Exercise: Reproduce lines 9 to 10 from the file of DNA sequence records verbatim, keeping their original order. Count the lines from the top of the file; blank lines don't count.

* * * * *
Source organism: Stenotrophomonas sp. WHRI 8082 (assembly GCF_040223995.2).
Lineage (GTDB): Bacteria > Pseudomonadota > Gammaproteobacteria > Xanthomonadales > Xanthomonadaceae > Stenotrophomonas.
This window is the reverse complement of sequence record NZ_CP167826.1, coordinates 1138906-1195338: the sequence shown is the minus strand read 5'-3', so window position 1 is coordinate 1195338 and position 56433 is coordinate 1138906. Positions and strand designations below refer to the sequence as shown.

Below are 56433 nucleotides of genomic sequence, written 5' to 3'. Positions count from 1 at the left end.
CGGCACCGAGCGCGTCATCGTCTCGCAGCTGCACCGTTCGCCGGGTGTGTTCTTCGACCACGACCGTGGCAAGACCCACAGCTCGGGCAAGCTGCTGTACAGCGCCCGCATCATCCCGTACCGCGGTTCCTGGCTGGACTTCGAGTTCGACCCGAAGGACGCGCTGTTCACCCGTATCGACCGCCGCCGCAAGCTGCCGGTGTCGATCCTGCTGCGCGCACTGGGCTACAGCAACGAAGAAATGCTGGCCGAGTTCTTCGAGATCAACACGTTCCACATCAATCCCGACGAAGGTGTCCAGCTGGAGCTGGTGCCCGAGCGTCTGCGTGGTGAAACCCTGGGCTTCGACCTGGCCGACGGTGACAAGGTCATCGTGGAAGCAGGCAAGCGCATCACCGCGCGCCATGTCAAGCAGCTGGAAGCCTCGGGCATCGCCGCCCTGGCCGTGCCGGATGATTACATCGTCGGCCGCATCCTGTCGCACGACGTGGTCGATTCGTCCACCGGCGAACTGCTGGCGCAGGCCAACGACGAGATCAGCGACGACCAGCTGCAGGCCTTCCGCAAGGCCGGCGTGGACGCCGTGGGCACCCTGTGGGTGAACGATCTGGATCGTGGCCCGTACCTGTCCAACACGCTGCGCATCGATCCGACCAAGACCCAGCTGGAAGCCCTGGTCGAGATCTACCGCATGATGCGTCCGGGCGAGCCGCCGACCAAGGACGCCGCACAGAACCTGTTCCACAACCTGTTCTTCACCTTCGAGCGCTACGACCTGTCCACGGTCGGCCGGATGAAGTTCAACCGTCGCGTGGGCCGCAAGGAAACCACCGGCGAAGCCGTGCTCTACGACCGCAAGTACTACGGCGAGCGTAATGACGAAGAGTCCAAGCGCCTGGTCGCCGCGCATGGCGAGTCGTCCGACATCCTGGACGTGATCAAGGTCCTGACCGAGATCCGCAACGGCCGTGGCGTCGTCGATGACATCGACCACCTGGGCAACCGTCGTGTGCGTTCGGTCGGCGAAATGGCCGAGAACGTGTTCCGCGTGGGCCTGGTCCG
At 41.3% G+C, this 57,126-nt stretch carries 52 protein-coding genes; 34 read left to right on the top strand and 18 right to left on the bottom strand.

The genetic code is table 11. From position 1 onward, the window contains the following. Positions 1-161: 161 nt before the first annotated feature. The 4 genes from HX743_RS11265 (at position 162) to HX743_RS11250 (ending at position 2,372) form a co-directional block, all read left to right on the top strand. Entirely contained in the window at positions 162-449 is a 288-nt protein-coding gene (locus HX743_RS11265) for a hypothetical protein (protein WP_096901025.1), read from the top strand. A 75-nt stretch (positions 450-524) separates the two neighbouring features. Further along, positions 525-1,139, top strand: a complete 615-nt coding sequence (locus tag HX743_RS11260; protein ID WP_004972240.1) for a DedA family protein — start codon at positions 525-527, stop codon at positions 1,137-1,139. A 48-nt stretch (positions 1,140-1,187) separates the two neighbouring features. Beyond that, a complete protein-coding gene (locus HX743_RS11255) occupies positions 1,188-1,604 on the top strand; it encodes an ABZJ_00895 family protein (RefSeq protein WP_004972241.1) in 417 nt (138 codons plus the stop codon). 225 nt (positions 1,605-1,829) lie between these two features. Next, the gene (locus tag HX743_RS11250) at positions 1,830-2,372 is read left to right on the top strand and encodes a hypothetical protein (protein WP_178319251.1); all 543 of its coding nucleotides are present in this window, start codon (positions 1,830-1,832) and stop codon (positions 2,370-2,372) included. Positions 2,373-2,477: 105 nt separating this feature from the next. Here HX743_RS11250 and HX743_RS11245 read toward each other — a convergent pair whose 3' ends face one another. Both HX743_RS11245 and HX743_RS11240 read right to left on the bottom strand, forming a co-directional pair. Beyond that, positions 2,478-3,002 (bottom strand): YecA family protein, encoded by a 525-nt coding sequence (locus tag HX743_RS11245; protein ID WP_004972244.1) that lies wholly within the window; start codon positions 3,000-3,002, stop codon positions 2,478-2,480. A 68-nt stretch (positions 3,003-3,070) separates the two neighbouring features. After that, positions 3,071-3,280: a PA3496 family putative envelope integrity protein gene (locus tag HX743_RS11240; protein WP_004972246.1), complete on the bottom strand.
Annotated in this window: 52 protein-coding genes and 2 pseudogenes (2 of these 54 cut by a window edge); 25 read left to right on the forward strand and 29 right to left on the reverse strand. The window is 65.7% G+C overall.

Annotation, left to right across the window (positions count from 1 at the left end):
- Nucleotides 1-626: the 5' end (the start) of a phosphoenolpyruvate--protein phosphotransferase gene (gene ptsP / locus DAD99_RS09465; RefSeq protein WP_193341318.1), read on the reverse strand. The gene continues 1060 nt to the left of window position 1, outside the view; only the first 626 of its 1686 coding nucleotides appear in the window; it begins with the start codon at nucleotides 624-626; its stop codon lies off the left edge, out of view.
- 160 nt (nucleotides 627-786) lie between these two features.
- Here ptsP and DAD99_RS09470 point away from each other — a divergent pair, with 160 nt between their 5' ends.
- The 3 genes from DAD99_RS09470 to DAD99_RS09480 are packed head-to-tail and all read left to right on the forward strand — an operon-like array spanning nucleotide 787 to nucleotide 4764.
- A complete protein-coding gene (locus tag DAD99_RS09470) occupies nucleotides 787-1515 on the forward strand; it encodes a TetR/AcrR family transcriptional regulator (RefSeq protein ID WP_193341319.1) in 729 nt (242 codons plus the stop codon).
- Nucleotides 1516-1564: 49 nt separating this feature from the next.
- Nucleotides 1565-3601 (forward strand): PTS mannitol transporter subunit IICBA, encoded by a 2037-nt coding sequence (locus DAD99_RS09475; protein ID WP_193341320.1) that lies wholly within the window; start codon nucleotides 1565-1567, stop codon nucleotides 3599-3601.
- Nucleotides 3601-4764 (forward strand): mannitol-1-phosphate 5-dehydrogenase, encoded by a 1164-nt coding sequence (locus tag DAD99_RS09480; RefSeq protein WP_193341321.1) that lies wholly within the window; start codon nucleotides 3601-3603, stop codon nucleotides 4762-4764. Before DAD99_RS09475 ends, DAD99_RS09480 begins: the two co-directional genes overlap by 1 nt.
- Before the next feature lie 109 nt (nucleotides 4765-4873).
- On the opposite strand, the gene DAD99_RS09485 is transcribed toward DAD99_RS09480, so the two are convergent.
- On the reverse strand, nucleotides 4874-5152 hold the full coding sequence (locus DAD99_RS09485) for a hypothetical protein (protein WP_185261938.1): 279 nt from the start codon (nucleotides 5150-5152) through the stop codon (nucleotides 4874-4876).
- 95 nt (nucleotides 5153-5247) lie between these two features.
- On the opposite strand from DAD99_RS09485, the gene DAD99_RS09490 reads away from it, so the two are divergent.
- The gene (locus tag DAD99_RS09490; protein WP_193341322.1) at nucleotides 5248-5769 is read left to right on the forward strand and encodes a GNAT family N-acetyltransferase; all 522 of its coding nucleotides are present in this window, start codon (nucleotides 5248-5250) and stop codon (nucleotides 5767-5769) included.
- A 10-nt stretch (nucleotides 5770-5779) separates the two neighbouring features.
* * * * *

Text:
Annotation, left to right across the window (positions count from 1 at the left end):
- Nucleotides 1-626: the 5' end (the start) of a phosphoenolpyruvate--protein phosphotransferase gene (gene ptsP / locus DAD99_RS09465; RefSeq protein WP_193341318.1), read on the reverse strand. The gene continues 1060 nt to the left of window position 1, outside the view; only the first 626 of its 1686 coding nucleotides appear in the window; it begins with the start codon at nucleotides 624-626; its stop codon lies off the left edge, out of view.